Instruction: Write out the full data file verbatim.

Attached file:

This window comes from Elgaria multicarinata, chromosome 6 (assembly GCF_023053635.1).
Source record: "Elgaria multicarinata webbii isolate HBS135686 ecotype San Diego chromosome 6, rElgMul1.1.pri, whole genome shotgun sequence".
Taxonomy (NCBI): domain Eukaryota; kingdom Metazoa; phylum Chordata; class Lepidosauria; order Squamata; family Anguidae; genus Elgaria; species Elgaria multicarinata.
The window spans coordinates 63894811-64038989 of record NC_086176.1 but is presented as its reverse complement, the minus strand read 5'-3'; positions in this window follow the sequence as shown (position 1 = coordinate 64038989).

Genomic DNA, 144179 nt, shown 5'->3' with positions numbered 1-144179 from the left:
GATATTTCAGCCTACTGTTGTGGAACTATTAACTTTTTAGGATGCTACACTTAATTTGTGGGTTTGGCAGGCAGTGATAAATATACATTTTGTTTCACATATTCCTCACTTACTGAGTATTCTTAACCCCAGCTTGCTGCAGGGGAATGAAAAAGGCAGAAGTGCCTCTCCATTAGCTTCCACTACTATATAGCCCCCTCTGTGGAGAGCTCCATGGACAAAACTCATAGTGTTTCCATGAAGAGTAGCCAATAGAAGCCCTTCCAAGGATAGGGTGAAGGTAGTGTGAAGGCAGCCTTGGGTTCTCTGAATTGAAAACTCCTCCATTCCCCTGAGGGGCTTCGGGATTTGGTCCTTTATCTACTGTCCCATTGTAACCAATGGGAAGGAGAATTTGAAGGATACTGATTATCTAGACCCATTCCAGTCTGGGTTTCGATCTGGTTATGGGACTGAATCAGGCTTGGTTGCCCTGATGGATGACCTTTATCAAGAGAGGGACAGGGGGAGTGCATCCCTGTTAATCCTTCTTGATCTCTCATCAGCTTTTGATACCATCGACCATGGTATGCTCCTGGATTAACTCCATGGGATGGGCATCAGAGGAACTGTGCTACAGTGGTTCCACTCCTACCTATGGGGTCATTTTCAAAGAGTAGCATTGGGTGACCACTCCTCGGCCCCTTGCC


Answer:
This window comes from Elgaria multicarinata, chromosome 6 (assembly GCF_023053635.1).
Source record: "Elgaria multicarinata webbii isolate HBS135686 ecotype San Diego chromosome 6, rElgMul1.1.pri, whole genome shotgun sequence".
Taxonomy (NCBI): domain Eukaryota; kingdom Metazoa; phylum Chordata; class Lepidosauria; order Squamata; family Anguidae; genus Elgaria; species Elgaria multicarinata.
The window spans coordinates 63894811-64038989 of record NC_086176.1 but is presented as its reverse complement, the minus strand read 5'-3'; positions in this window follow the sequence as shown (position 1 = coordinate 64038989).

Genomic DNA, 144179 nt, shown 5'->3' with positions numbered 1-144179 from the left:
GATATTTCAGCCTACTGTTGTGGAACTATTAACTTTTTAGGATGCTACACTTAATTTGTGGGTTTGGCAGGCAGTGATAAATATACATTTTGTTTCACATATTCCTCACTTACTGAGTATTCTTAACCCCAGCTTGCTGCAGGGGAATGAAAAAGGCAGAAGTGCCTCTCCATTAGCTTCCACTACTATATAGCCCCCTCTGTGGAGAGCTCCATGGACAAAACTCATAGTGTTTCCATGAAGAGTAGCCAATAGAAGCCCTTCCAAGGATAGGGTGAAGGTAGTGTGAAGGCAGCCTTGGGTTCTCTGAATTGAAAACTCCTCCATTCCCCTGAGGGGCTTCGGGATTTGGTCCTTTATCTACTGTCCCATTGTAACCAATGGGAAGGAGAATTTGAAGGATACTGATTATCTAGACCCATTCCAGTCTGGGTTTCGATCTGGTTATGGGACTGAATCAGGCTTGGTTGCCCTGATGGATGACCTTTATCAAGAGAGGGACAGGGGGAGTGCATCCCTGTTAATCCTTCTTGATCTCTCATCAGCTTTTGATACCATCGACCATGGTATGCTCCTGGATTAACTCCATGGGATGGGCATCAGAGGAACTGTGCTACAGTGGTTCCACTCCTACCTATGGGGTCATTTTCAAAGAGTAGCATTGGGTGACCACTCCTCGGCCCCTTGCC